15 Jan Who is going to win the nomination? – Debate Review (Again)
Last night’s Fox Business debate very likely did not do much to change the minds of anyone who entered the fray a devoted Trumpian (they still are one today), a Cruz devotee (still one today), or a Rubio enthusiast (likewise). But with that said, some very interesting things did happen last night that I was both happy to see, and intrigued by. A few musings …
– Look, there’s no other way to say it: Ted Cruz prepared for the Canadian birther rhetoric, and he smacked Trump upside the head with it. It was the very first time in this campaign that someone punched Trump in the mouth (“the Constitution didn’t change; his polls changed”), and Trump’s eternally feared counter-punch hit nothing but air. Actually, Trump’s counter-punches were worse than that – they practically hit his own face, because this “Larry Tribe says you should be concerned” line is utterly silly. But as I have written elsewhere, the Cruz eligibility matter is going nowhere as a fundamental story; it was only thrown out via Trumpian dog whistle to create chatter, and it created chatter. I think Cruz essentially ended that chatter last night, and much more importantly, he (for the very first time) showed a willingness to hit Trump – and he did it effectively.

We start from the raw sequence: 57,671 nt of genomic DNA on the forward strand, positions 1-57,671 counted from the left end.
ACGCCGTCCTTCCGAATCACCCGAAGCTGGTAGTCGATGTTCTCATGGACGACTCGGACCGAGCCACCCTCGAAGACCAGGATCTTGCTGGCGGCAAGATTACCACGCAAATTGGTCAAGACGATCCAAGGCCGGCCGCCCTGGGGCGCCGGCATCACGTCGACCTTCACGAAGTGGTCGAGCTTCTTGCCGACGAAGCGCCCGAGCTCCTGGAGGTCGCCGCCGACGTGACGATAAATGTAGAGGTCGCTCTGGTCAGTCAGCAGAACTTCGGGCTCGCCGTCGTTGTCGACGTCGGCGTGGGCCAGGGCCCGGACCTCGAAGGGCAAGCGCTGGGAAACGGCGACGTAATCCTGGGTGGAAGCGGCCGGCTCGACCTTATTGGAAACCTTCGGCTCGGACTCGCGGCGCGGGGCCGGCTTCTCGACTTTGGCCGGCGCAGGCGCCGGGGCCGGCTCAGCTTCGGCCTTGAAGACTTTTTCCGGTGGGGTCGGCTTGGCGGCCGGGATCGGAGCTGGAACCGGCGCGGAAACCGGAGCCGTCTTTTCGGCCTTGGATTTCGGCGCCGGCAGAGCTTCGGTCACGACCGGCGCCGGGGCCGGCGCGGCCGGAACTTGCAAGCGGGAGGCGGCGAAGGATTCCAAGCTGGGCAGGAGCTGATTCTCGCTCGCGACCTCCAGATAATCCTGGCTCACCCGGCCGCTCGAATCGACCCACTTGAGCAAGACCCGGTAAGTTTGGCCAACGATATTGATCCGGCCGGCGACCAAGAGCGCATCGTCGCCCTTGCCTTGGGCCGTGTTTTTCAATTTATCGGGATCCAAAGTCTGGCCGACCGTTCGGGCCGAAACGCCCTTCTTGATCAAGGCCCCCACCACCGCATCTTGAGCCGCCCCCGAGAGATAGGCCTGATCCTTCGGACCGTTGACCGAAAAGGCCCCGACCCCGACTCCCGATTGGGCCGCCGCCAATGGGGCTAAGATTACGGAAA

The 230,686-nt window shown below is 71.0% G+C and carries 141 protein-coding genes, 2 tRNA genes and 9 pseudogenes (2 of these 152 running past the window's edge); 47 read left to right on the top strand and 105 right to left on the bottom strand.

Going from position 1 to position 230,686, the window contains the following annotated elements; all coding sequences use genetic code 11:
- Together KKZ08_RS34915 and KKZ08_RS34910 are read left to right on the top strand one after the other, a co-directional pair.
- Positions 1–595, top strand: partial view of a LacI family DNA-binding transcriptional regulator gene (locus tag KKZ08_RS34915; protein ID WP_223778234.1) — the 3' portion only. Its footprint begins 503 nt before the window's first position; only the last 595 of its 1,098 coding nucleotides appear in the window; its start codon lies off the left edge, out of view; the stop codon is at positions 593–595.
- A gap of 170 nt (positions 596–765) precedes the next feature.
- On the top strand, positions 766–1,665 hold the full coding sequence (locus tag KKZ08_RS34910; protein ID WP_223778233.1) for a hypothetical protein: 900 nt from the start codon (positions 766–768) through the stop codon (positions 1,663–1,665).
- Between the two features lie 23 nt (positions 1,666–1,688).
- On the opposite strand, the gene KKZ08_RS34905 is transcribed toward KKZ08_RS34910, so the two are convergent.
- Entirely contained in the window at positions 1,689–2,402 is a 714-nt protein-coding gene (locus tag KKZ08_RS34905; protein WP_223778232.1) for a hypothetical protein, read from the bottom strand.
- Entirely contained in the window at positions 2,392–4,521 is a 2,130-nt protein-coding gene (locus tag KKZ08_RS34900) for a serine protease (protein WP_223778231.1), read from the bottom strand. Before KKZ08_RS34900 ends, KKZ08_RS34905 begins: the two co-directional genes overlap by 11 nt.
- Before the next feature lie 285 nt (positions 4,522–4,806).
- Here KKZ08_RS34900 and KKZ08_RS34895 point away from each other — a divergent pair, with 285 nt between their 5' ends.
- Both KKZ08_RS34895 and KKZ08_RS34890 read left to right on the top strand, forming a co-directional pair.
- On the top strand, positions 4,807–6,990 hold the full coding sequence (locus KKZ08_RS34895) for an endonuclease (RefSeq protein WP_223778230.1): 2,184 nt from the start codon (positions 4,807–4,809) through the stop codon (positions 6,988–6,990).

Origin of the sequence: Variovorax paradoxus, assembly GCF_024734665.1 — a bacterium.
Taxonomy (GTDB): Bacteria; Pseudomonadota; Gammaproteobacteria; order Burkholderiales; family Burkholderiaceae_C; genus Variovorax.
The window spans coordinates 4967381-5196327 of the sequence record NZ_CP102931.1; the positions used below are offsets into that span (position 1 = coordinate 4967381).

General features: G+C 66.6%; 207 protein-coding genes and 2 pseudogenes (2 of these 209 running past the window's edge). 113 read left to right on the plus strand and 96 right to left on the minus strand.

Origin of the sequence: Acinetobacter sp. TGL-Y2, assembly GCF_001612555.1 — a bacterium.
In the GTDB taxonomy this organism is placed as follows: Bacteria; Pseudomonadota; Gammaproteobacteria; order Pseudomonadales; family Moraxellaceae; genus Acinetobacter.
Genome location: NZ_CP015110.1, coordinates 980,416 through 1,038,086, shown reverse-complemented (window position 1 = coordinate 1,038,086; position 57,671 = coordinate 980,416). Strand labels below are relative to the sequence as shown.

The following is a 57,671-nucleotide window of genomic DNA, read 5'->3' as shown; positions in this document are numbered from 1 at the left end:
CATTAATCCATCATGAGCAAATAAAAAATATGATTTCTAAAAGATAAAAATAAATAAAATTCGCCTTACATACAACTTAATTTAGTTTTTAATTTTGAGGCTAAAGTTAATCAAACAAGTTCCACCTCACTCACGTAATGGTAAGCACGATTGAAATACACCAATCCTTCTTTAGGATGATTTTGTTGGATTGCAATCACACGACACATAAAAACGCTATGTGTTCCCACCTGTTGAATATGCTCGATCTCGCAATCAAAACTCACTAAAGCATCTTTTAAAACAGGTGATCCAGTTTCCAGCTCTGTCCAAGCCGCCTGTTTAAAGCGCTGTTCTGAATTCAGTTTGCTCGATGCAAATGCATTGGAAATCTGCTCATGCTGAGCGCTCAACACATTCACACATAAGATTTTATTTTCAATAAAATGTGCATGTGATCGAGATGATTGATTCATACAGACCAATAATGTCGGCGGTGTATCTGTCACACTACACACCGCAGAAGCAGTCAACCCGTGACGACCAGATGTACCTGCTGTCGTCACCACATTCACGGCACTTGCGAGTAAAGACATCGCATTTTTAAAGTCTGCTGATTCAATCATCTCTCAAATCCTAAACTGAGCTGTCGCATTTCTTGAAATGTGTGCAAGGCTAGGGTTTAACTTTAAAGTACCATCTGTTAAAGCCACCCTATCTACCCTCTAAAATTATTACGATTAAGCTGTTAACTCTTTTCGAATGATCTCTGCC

– But, and there is a really, really big but here, I have to say that I wonder if on the night, net net, Cruz came out with no real advantage over Trump, as the subsequent dust-up over Cruz’s bashing of those with “New York values” was just as big a moment. Putting aside the utterly moronic stance Cruz has taken, and the rank pandering the southern and Iowan voters that apparently are anti-a geographic part of the country, what happened in the exchange was breathtaking. Cruz allowed Trump to humanize himself!!! It was, by far, the strongest moment of Trump’s campaign – a totally sincere and understated defense of the people and spirit of the post-9/11 New York City. Everyone knows what Cruz meant, and I am sure that as my dear friend Rod Martin pointed out, it scores some points in Iowa and South Carolina, but not only was the content of Cruz’s claims (which he doubled down on) utter nonsense (“everyone knows what New York values are – money, abortion, and gay marriage”) ????? but the scorecard in that moment totally changed, and this is after Cruz had sliced Trump up on Canadian birtherism. Basically, these two events can at best be scored as offsetting one another.